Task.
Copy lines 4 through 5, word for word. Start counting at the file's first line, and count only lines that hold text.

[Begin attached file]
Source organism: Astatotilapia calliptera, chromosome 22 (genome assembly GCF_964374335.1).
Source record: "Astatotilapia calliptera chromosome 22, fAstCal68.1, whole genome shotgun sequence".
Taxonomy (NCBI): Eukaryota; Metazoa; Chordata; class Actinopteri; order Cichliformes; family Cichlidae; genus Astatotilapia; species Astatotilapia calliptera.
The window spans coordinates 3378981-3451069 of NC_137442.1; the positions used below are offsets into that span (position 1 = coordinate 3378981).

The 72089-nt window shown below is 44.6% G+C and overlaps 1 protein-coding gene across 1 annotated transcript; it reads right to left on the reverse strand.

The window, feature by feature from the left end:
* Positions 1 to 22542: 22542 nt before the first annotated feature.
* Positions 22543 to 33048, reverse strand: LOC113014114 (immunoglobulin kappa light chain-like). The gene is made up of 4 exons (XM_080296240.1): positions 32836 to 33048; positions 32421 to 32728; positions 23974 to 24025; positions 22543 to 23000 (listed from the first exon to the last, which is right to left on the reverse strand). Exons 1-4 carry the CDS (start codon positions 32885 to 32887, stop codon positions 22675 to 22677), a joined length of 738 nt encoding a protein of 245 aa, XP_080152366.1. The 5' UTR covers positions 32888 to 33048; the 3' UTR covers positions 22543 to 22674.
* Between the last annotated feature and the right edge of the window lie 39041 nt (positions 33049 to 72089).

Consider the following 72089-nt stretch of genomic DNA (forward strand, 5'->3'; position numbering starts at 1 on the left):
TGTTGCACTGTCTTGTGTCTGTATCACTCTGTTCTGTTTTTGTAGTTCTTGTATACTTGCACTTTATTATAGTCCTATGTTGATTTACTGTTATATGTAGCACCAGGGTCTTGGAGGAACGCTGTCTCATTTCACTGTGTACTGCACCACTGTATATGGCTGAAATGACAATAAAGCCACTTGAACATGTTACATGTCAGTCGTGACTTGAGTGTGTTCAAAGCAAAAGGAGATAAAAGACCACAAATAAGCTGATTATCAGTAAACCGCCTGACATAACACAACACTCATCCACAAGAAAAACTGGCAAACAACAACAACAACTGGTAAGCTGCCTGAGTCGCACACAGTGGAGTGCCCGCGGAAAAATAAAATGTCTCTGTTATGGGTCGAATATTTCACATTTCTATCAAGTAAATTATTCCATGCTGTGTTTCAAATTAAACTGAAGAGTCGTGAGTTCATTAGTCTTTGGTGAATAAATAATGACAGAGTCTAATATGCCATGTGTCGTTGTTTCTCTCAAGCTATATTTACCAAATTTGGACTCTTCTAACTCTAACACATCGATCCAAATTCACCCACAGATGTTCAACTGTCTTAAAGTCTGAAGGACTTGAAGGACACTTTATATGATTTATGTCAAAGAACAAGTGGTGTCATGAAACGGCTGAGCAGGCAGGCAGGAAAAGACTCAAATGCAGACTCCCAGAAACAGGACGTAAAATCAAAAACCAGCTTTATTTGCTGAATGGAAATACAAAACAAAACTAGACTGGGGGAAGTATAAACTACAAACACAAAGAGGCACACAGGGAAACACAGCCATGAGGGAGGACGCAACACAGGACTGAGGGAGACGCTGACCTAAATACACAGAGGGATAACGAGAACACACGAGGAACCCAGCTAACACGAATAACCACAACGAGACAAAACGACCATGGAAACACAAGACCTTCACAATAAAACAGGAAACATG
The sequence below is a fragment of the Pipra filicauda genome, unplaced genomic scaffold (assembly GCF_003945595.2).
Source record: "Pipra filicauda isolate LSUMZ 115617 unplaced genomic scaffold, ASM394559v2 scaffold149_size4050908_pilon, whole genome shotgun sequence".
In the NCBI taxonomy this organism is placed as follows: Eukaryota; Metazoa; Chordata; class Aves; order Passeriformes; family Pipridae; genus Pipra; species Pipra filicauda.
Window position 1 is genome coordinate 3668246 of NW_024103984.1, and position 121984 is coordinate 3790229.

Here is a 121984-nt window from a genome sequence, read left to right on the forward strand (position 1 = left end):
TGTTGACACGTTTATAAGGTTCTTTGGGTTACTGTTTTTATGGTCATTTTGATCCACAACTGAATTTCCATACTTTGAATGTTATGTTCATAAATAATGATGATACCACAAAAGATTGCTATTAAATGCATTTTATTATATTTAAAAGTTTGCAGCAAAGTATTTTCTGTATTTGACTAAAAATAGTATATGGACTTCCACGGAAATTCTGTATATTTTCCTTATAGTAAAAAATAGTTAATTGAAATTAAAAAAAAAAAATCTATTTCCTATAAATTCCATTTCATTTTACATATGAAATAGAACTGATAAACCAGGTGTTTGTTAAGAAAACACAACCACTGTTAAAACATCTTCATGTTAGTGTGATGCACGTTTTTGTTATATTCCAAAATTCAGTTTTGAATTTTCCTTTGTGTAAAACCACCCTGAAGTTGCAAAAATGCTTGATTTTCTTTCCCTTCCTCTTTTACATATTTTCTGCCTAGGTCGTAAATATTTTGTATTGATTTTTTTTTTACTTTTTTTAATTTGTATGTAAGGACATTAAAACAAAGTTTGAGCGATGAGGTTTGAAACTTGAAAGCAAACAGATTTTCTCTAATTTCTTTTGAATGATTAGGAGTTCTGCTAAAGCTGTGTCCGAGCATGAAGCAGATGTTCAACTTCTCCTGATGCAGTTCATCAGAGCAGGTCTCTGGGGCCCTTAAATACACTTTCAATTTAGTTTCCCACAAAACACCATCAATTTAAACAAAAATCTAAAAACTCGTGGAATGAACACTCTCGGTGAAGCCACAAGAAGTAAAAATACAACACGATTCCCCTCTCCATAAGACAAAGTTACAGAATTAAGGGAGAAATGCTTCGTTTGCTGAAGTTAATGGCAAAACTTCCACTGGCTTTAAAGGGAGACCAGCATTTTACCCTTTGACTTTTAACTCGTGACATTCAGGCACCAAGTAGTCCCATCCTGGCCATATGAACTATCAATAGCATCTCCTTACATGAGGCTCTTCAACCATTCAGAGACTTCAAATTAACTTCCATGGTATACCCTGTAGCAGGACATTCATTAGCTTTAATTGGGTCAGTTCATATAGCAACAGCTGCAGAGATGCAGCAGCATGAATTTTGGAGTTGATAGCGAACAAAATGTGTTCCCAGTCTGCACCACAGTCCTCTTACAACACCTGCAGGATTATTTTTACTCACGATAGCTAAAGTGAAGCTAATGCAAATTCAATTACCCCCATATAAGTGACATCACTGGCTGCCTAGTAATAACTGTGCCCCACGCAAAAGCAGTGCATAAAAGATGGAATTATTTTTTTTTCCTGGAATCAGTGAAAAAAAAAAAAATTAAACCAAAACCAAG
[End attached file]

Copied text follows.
The window spans coordinates 3378981-3451069 of NC_137442.1; the positions used below are offsets into that span (position 1 = coordinate 3378981).

The 72089-nt window shown below is 44.6% G+C and overlaps 1 protein-coding gene across 1 annotated transcript; it reads right to left on the reverse strand.